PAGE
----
True compassion is more than flinging a coin to a beggar; it comes to see that an edifice which produces beggars needs restructuring.
Martin Luther King
A woman sits in the waiting room of an abortion clinic. She is waiting for her turn to go into an operating theatre where she will be put to sleep and her pregnancy will be terminated. She feels love and tenderness towards what she identifies as the child within her. Her partner is not supporting her, her family never have supported her and will not do so now, and she feels she has no other choice, for the good of the child and the good of all concerned. She believes she is acting compassionately.
A misguided service
The problem with abortion is that so many good people support it and facilitate it. Doctors, some of them practising members of religious faiths, condone and even perform abortions because of what they see as the plight of women with an unplanned pregnancy. Thinking people, of religious faiths or none, say that it is of course a difficult question but that women should be allowed to make the choice in difficult circumstances. Women choose abortion because of concern for existing children, or because they feel they do not have what a child needs or because they do not want to give birth to a fatherless child.
In almost all cases, the doctors who perform abortions and the people involved in providing abortion do not get to see the women 5, 10 or even 30 years later to find out how the abortion actually affected them. In the absence of such testimonies, they can continue on in the belief that what they are doing is a service to women. Perhaps they also tell themselves that the evidence of the damage abortion does to women is just propaganda put out by the pro-life lobby.
A superficial compassion
All of this, of course, turns on the idea that abortion involves just the removal of “a potential baby”, that it makes the woman unpregnant again, just as she was before, and that it involves little or no damage to the woman. It is such a superficial compassion. It is like someone agreeing to shoot you because you are depressed – without investigating deeper, seeing the real causes of your pain and helping provide real solutions to it. Abortion gets rid of all our need to face hard questions, assume responsibility, untangle complex situations. The problem is not the baby. Creative human minds are able to come up with solutions to an unplanned pregnancy other than violently ending it.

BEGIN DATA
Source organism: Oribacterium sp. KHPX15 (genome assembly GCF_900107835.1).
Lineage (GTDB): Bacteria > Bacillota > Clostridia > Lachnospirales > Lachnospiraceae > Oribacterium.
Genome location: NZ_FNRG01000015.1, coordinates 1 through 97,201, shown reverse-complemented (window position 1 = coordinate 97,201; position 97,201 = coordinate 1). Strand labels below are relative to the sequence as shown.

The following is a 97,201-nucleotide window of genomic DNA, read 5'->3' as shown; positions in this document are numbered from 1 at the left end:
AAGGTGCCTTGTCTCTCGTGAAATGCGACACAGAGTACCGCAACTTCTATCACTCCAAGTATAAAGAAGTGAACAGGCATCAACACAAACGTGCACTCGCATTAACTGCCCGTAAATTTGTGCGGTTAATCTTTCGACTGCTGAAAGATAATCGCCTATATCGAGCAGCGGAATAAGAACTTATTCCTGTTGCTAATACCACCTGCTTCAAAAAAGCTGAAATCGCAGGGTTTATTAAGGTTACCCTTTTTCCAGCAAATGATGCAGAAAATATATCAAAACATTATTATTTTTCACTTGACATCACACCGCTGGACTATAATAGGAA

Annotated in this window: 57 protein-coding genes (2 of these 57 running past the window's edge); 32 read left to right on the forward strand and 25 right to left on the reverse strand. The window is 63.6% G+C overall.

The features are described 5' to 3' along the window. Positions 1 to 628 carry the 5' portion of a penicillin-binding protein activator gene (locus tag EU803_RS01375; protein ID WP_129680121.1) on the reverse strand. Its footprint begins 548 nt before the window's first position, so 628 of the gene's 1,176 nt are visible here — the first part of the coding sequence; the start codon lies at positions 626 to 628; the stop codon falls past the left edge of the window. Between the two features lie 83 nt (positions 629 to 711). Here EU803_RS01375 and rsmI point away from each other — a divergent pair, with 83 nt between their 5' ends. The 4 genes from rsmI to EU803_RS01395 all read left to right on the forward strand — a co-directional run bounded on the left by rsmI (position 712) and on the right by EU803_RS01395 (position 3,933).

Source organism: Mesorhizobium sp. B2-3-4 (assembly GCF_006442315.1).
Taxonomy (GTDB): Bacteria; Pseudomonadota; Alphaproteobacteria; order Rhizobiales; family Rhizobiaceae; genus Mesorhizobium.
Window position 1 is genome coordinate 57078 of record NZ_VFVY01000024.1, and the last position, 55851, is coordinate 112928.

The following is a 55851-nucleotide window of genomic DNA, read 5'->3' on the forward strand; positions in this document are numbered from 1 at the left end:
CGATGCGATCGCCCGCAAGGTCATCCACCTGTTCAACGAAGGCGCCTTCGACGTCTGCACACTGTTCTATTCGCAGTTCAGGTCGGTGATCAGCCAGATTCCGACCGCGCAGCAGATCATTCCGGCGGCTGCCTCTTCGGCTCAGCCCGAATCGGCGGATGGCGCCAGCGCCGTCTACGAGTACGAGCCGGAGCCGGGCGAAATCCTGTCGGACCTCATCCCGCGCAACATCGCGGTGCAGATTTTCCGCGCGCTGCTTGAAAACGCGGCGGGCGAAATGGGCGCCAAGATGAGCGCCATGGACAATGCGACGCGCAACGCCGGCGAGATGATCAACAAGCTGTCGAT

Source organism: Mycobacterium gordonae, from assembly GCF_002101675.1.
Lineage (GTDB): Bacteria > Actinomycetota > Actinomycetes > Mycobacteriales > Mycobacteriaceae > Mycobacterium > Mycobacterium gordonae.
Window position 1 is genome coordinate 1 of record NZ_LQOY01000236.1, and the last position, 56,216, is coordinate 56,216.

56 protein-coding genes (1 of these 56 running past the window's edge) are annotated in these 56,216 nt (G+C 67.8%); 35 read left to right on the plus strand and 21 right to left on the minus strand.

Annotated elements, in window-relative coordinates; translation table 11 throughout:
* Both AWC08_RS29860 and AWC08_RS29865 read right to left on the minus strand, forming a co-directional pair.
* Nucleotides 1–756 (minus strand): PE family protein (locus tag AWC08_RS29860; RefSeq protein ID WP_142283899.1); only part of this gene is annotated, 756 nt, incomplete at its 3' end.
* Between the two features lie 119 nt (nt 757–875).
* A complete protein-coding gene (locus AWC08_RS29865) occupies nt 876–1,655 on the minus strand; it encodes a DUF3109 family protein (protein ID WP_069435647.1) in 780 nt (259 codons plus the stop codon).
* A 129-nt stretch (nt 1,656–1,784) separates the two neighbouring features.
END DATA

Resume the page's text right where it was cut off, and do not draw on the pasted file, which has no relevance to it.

An enduring grief
What we are seeking urgently to convey through this website is that abortion is not, and never can be, a simple equation to not being pregnant in a difficult situation. It may indeed be true that, theoretically, it would be better in particular circumstances not to be pregnant and have a baby. But because of the way women are wired, by nature and quite beyond their control, they have a deep instinct to nurture and protect their children and to attach to their babies. This means that, even if a woman feels that it is rationally the best thing to do not to have a baby, her body and mind attach to the baby that she knows is there. For the rest of her life she will in some part of her mind and heart wonder who that person would have been. Like an orphan in reverse, she can never know her own child. A fetus is not, and never can be, just anonymous cells, like an appendix or a tumour. Not to understand these factors and not to implement them in any policy and practice on abortion is truly a lack of compassion and wisdom.
Abortion as abandonment
Something in us shuts down when we condone, perform or have an abortion. It is a lack of faith and trust in life, in the unborn child and all that that represents of innocence and purity. We believe that looking at just one side of the equation – the woman – without regarding the whole is more like abandonment than compassion. Women and their babies cannot be pitted against each other as though they had competing interests. It does not work like that. Some women are certain that abortion is what they want and nothing will dissuade them; for others, they and their child would be eternally grateful for a compassion that sees wider, deeper and with more total humanity.
This is, we believe, a true compassion, a generous compassion, that supports all of life, to the benefit of all.